Has film and silver gelatin prints finally become marginalized?
I guess I never thought it would come to this but I am coming to the conclusion that traditional photography is becoming marginalized to the point of becoming the poor step sister to digital and except for some 35 mm film and paper will be a thing of the past in a few years.
Every new magazine issue, every blog I read, every forum brings forth another group of photographers ditching traditional for digital. I have talked to two photographers who are getting out of ULF, one who is going to scan film from MF and make digital ULF negatives for contact printing and the other who decided for the cost of 2 years worth of film he can get a top of the line epson printer and work from smaller negs.
In a couple of years I would imagine that magazines such as B&W and the UK Black and White will carry 90% digital portfolios with the occasional nod to an old timer still working with film.
As everything accelerates to digital, due to the rock bottom costs of production, almost all new images being sold will be a digital print.
I never thought I would say it, but I can see a day when galleries, publications and photographers will ridicule gelatin silver (more so then already) as a flawed, inferior final product compared to a digital print. It is certainly a flawed methodology to produce a print in the eyes of the majority of photographers today.
Now one can argue, "but what about archival standards"? Well, to be honest, in this day and age, I don't think anyone outside of another traditionalist really gives a rats ass about how long a print lasts. Regardless if it costs 20, 50 or 250 dollars.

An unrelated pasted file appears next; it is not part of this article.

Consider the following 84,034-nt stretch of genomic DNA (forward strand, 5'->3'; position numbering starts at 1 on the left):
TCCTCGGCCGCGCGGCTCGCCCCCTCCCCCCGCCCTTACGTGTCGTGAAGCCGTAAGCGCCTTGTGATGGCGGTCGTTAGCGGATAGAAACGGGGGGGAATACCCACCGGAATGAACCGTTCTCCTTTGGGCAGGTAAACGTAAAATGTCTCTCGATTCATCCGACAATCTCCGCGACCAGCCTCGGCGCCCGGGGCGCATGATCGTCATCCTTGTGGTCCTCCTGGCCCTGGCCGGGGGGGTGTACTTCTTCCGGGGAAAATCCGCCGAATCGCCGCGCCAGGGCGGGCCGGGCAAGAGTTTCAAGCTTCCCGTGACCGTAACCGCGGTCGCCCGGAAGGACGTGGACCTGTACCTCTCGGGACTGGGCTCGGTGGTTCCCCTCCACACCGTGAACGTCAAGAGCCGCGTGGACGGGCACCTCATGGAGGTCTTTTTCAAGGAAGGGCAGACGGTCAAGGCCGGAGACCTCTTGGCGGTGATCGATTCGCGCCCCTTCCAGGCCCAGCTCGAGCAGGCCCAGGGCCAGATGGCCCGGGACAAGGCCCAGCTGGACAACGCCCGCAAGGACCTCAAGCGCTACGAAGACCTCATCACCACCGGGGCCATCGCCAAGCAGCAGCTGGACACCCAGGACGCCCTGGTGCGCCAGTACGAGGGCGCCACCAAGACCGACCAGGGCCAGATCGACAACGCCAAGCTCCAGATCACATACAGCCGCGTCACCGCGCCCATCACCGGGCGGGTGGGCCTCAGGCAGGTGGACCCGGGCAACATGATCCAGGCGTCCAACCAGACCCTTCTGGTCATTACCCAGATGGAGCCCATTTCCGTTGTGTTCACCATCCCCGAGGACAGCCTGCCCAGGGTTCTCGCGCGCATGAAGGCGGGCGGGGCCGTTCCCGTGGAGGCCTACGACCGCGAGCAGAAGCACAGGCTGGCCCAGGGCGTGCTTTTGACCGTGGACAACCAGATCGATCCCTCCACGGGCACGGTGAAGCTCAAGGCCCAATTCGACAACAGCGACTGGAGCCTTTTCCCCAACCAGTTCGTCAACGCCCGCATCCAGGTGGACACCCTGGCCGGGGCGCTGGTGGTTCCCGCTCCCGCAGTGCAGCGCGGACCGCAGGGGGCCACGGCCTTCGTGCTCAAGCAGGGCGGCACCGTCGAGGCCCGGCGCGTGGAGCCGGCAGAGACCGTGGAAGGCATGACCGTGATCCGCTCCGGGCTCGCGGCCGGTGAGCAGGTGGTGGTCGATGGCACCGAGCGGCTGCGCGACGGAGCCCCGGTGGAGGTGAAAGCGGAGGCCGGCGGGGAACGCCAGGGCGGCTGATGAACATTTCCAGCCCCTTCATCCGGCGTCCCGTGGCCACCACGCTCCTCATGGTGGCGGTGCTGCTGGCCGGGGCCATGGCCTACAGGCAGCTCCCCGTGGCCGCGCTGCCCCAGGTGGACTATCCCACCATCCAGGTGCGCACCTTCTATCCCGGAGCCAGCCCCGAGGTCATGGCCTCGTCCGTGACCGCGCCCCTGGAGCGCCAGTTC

I had the idea that no matter how entrenched digtial becomes there would always be an appreciation for the tradition, the handcrafted nature of a "real" gelatin silver print. I just don't see it that way anymore. I just see the ever increasing push for digital in magazines and web sites basically poisoning the well for anyone new to even consider analog. At one of the local Barnes and Nobel stores they had one single book about darkroom printing, among at least 100 volumes and multiple copies about everything digital.
With no new cameras being made for entry level photographers, no information in magazines, no books one can look at in the bookstore, who is going to buy the film and paper? I guess I need to not really care about availability of film and paper and when it finally runs its course I can start looking at DSLRs and printers. Untill then enjoy the ride while it lasts.
Hate to be such a pessimist which I am usually not. I have been in a kind of funk the last couple of weeks which is probably clouding my thinking. Maybe some one can blow some sunshine my way.